Manhattan Office Market Reaches Uncharted Waters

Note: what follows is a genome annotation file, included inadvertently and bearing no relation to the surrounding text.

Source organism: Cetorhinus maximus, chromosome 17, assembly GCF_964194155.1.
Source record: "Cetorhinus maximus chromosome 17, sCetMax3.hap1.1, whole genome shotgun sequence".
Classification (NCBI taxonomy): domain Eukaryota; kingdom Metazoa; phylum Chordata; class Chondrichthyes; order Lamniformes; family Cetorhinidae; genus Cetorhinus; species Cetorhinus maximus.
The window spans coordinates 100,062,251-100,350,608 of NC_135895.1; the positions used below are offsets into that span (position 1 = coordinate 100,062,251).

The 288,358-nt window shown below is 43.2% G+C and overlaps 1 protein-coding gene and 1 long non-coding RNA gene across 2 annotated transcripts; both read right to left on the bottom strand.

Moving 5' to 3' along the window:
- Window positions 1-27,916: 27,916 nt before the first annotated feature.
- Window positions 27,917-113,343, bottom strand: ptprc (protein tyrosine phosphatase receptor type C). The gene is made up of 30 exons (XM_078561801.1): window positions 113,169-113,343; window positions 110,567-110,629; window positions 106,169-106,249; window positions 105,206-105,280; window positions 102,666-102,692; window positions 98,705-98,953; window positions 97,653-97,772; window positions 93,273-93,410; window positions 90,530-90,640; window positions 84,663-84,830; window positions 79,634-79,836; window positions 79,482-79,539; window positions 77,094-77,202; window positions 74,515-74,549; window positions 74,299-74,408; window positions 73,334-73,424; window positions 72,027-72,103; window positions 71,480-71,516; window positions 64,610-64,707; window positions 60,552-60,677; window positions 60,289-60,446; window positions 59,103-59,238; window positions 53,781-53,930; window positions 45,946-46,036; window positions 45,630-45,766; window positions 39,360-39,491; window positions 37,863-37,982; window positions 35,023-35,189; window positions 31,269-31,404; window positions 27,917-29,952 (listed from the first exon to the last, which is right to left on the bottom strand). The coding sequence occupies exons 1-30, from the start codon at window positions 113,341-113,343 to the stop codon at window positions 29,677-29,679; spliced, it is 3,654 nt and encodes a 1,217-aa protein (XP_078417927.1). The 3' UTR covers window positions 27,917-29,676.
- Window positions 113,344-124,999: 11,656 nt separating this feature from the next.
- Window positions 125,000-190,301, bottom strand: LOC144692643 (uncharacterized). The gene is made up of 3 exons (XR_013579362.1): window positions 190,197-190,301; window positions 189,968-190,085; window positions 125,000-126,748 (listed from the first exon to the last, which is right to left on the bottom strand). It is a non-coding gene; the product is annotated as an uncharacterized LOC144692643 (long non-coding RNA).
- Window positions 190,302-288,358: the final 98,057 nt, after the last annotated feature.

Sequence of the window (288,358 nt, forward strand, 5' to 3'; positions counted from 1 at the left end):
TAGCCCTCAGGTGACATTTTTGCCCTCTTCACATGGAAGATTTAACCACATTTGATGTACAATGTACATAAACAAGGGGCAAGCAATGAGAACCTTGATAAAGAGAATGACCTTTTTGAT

The flagship of the United States office investment and leasing market, Manhattan is now also at the heart of the financial crisis. The stunning events of recent weeks point to a new era for the economy, but experts differ about how the changes will play out in Manhattan’s commercial real estate market during the next several quarters and beyond.Some industry veterans are offering a stark assessment. “In the last couple of weeks, it’s become obvious that the fundamentals are changing,” Eric Michael Anton, an executive managing director for Eastern Consolidated, the Manhattan-based investment advisory firm. he told CPN this afternoon. “I think we haven’t seen the real pain yet.” A stream of bad news has self-fulfilling prophesies that have finally filtered beyond the capital markets and spooked the economy at large, he noted.A study published recently by Reis Inc. corroborates the sense that the economic contraction is taking hold. Nationwide, the overall vacancy rate rose in 64 out of 79 markets last month, compared to rates that improved in only 11 markets. Even though Manhattan still boasts the nation’s vacancy rate, vacancy still increased from 5.7 percent to 6.1 percent. The financial industry shakeout will undoubtedly return sizeable amounts of space to the market, but equally troubling is the likely downsizing by smaller firms whose businesses depend indirectly or directly on financial services, Anton noted.Nevertheless, turmoil in the financial system cannot undermine Manhattan’s stature as a national and global business capital, argued Frank Doyle, a managing director for Jones Lang LaSalle. For leading office owners, it is still business as usual, said Doyle, whose office represents a number the city’s blue-chip landlords. “It would be silly to say that there hasn’t been a pause (in leasing activity) . . . but things are settling down,” he said.Ironically, the current climate could even present some unexpected opportunities for landlords. An industry veteran who requested anonymity reported that a law firm is closing its new opened office in a Midtown Manhattan trophy tower early next year. The move that will return some 150,000 square feet of freshly built-out space to the market. Because the tenant signed the lease shortly before Class A rents in Manhattan zoomed more than 30 percent last year, the space should command a price higher than it did a few years ago.Leading service firms are scheduled to release their third-quarter Manhattan statistics this week, and the results will indicate to what extent the market is worsening. By the end of August—the most recent month for which statistics are available—leasing velocity dipped from 15.8 million square feet to 13.18 million square feet, according to CB Richard Ellis Inc.’s report last month. And negative absorption totaled 5.46 million square feet through the first eight months of 2008, a sharp downturn from 2.58 million square feet for the same period of 2008.